I need to thank all my former workmates – especially Ronnie, Dileep, Shikand and Renjith – for providing me with Indian English inspiration (and thank you in advance, guys, for not giving me one vehemently tight slap when we next meet). Thanks also to Madhuri, Dave, Hilary and all the folks on Twitter for making me want to forget all my knowledge of English English at the earliest.
 

22 Comments

  • Anil kshirsagar
    By
    Anil kshirsagar
    25.01.13 05:17 PM
    One tight slap is all right. As for the usage of the expression Damn!, it is culturally unsuitable. If one would know the meaning of damnation etymologically one may get discouraged to use it.
  • abc
    By
    abc
    17.01.12 02:47 AM
    this might be just for fun ... but as if this guy can speak other languages so fluently. whats the point under estimating someone
  • Rajendra Raikwar
    By
    Rajendra Raikwar
    18.11.11 05:05 PM
    i will surely visit again
  • priyanka
    By
    priyanka
    17.10.11 04:00 PM
    i like this article.keep writing .
    waiting for some more observation on indo -english
  • diamond head
    By
    diamond head
    16.10.11 11:45 PM
    Simplee good yaar
  • Shridhar H
    By
    Shridhar H
    15.10.11 01:00 PM
    I would like to share similar very com molnly used word in Mumbai - Did you 'remove' my tickedt also?
  • Praetorian
    By
    Praetorian
    13.10.11 04:21 PM
    Your observations on Indi-English is damn good only. Now one on the Great Indian Head Bob Technique.
    Oh BTW, the origins of these 3 phrases can be traced to the old 'MAC' communities living in Mumbai/Goa
  • Sudarshan
    By
    Sudarshan
    13.10.11 07:49 AM
    Hey, didn't anyone ever tell you that 'one tight slap' is present in all other Indian languages and it's damn apt phrase. Nice article. Gonna read the other ones now. Cheers.
  • Gazala
    By
    Gazala
    12.10.11 12:29 AM
    Thank you for giving me a laugh! There are soooooo many Hinglish phrases that come to mind, too many to list here I agree. BTW I think "one tight slap" is a direct translation from the Hindi "Ek thappad dungi/dunga" also as "ek laath marunga/marungi" which can be translated as "one kick"
  • suruchi
    By
    suruchi
    09.10.11 07:27 PM
    i loooooooooooooooved the write up and was nodding in agreement to what you mentioned...for i am guilty of using the damn just as you say people do:-)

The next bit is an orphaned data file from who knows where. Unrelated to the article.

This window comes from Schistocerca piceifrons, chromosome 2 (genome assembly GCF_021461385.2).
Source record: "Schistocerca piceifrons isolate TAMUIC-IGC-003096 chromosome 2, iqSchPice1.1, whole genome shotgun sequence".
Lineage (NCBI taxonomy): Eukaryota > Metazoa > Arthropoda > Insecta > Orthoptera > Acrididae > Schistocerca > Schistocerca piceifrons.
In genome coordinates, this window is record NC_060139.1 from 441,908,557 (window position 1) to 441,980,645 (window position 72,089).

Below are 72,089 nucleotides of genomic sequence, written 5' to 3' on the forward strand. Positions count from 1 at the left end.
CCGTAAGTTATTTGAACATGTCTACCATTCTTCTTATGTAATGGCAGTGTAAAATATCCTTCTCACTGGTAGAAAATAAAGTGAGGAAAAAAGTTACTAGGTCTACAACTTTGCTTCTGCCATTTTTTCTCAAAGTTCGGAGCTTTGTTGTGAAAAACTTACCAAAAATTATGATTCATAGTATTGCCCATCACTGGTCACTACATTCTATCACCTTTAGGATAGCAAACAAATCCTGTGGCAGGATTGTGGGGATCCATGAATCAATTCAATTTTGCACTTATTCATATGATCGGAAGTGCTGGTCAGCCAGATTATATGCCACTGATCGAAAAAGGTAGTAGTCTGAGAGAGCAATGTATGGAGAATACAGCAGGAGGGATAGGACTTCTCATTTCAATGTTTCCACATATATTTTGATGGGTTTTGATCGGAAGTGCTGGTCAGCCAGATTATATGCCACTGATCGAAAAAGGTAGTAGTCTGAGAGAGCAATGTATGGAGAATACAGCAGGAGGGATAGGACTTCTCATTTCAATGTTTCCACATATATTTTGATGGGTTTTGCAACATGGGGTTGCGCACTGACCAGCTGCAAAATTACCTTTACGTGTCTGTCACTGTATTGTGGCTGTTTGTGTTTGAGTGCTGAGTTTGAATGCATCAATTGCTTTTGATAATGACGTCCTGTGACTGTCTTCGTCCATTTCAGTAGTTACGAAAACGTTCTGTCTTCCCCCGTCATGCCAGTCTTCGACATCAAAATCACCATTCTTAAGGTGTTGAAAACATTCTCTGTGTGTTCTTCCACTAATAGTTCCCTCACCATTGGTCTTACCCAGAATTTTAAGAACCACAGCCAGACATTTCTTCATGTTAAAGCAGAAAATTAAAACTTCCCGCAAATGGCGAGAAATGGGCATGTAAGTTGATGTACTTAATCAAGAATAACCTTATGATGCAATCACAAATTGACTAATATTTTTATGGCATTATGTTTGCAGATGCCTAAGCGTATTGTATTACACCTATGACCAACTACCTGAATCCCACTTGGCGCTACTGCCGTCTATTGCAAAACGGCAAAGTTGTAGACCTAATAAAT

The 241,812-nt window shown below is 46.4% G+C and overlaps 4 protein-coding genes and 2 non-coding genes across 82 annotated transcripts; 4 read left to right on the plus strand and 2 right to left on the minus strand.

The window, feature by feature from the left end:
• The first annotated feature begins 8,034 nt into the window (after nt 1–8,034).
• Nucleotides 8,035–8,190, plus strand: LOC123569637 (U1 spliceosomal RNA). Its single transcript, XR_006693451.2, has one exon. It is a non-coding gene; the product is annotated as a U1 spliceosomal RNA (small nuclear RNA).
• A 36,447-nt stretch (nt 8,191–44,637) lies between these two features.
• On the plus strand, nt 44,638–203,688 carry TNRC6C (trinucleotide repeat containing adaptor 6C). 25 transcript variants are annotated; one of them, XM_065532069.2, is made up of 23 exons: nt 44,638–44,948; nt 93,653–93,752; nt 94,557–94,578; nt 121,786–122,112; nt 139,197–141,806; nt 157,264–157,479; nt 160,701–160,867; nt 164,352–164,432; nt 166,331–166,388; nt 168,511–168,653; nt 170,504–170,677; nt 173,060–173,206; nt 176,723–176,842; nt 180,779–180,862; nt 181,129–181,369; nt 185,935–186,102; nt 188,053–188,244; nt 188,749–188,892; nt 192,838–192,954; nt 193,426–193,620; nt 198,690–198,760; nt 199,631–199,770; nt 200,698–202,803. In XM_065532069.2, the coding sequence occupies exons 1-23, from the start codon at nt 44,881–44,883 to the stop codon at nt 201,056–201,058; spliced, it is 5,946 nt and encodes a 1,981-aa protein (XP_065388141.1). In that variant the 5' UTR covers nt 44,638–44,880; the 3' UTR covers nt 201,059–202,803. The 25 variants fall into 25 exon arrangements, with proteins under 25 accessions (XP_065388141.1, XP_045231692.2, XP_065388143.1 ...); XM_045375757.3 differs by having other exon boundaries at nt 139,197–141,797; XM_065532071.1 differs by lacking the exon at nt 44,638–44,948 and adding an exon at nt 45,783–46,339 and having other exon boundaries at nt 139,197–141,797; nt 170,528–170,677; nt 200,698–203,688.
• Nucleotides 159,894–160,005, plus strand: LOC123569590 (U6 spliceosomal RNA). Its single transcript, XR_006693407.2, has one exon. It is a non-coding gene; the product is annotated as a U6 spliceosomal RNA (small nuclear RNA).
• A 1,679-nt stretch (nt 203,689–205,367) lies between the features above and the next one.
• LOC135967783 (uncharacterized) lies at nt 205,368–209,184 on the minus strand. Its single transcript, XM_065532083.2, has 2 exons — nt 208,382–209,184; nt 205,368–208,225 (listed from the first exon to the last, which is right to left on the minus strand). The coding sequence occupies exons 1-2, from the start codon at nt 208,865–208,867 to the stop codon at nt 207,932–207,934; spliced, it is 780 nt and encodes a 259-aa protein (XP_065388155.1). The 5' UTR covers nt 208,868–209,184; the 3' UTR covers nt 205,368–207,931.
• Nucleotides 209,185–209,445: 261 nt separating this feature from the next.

sharing it with friends:-)
  • zephyr
    By
    zephyr
    08.10.11 06:13 AM
    One tight slap for any one who says this is not a DAMN good piece of prose. Loved the way you made the whole thing come alive and almost audible :D
  • Indiana Amrita
    By
    Indiana Amrita
    07.10.11 08:19 PM
    This speaks of our mentality too...Nonetheless, I like the way you've narrated it...
    Your observations are hilarious and apt.. I have heard ppl saying "cuuuupy" instead of copy, "piieeen" instead of pen!

    Keep posting more, :)

    Love,
    Indie :)
  • Kaleidoscopicaffair
    By
    Kaleidoscopicaffair
    07.10.11 02:00 AM
    Hahahahahah! This is a DAMN good write up!!!
  • Shrinidhi Hande
    By
    Shrinidhi Hande
    06.10.11 06:58 AM
    damn right! :)
  • Aakash Kokz
    By
    Aakash Kokz
    06.10.11 03:17 AM
    Good post, enjoyed going though it.
  • TineMina
    By
    TineMina
    05.10.11 08:36 AM
    This is a damn good article. I am going to send it to all my fast friends!
  • Logonathan
    By
    Logonathan
    05.10.11 06:02 AM
    THANK you for noticing us, good saar! And hope you keep visiting us rowdies on samosapedia.com
  • Vidhya
    By
    Vidhya
    04.10.11 11:21 AM
    Was this inspired by samosapedia?
  • Giribala
    By
    Giribala
    03.10.11 09:37 PM
    We are like that only :-)
  • Matthea
    By
    Matthea
    03.10.11 07:47 PM
    I love this. Next piece maybe you can write about leaving out 'the' or 'a' ("I went to see doctor" for example) and the usage of 'less' ("Payment is less" with which is meant too little instead of less in the way 'we' know it. The usage of 'have to' I had to get used to. "You have to give me a day off" or "You have to pay me an advance"; in the beginning my reaction was 'Excuse me?" :)
    Missing Mumbai too...
  • gtoosphere
    By
    gtoosphere
    03.10.11 03:17 PM
    A tight slap has some ambiguity. One tight slap on the other hand is a precise instruction. It describes a slap which is so 'tight' that a second one is not necessary.
  • lensman
    By
    lensman
    03.10.11 01:03 PM
    Too funny dude!! :D